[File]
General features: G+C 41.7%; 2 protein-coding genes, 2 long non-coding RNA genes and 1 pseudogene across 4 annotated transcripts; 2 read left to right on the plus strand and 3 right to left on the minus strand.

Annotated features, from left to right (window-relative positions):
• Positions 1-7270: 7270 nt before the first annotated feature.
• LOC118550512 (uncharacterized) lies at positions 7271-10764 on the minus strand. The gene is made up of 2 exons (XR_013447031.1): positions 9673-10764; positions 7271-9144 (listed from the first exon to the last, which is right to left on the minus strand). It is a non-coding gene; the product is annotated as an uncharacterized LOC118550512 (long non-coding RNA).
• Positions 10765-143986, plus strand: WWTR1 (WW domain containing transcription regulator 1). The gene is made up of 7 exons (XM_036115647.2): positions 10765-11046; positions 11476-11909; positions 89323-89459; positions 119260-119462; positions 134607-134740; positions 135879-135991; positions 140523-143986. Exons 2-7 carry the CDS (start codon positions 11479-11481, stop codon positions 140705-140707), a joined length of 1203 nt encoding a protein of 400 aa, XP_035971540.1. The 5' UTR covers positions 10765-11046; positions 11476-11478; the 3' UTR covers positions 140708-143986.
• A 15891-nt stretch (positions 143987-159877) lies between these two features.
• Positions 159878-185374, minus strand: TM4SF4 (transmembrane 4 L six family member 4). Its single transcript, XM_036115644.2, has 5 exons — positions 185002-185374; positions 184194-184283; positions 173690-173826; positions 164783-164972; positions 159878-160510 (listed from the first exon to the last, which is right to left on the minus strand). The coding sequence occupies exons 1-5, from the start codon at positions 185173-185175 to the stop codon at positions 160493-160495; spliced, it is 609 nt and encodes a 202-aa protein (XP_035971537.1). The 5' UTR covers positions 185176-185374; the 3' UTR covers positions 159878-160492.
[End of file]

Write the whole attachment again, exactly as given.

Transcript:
General features: G+C 41.7%; 2 protein-coding genes, 2 long non-coding RNA genes and 1 pseudogene across 4 annotated transcripts; 2 read left to right on the plus strand and 3 right to left on the minus strand.

Annotated features, from left to right (window-relative positions):
• Positions 1-7270: 7270 nt before the first annotated feature.
• LOC118550512 (uncharacterized) lies at positions 7271-10764 on the minus strand. The gene is made up of 2 exons (XR_013447031.1): positions 9673-10764; positions 7271-9144 (listed from the first exon to the last, which is right to left on the minus strand). It is a non-coding gene; the product is annotated as an uncharacterized LOC118550512 (long non-coding RNA).
• Positions 10765-143986, plus strand: WWTR1 (WW domain containing transcription regulator 1). The gene is made up of 7 exons (XM_036115647.2): positions 10765-11046; positions 11476-11909; positions 89323-89459; positions 119260-119462; positions 134607-134740; positions 135879-135991; positions 140523-143986. Exons 2-7 carry the CDS (start codon positions 11479-11481, stop codon positions 140705-140707), a joined length of 1203 nt encoding a protein of 400 aa, XP_035971540.1. The 5' UTR covers positions 10765-11046; positions 11476-11478; the 3' UTR covers positions 140708-143986.
• A 15891-nt stretch (positions 143987-159877) lies between these two features.
• Positions 159878-185374, minus strand: TM4SF4 (transmembrane 4 L six family member 4). Its single transcript, XM_036115644.2, has 5 exons — positions 185002-185374; positions 184194-184283; positions 173690-173826; positions 164783-164972; positions 159878-160510 (listed from the first exon to the last, which is right to left on the minus strand). The coding sequence occupies exons 1-5, from the start codon at positions 185173-185175 to the stop codon at positions 160493-160495; spliced, it is 609 nt and encodes a 202-aa protein (XP_035971537.1). The 5' UTR covers positions 185176-185374; the 3' UTR covers positions 159878-160492.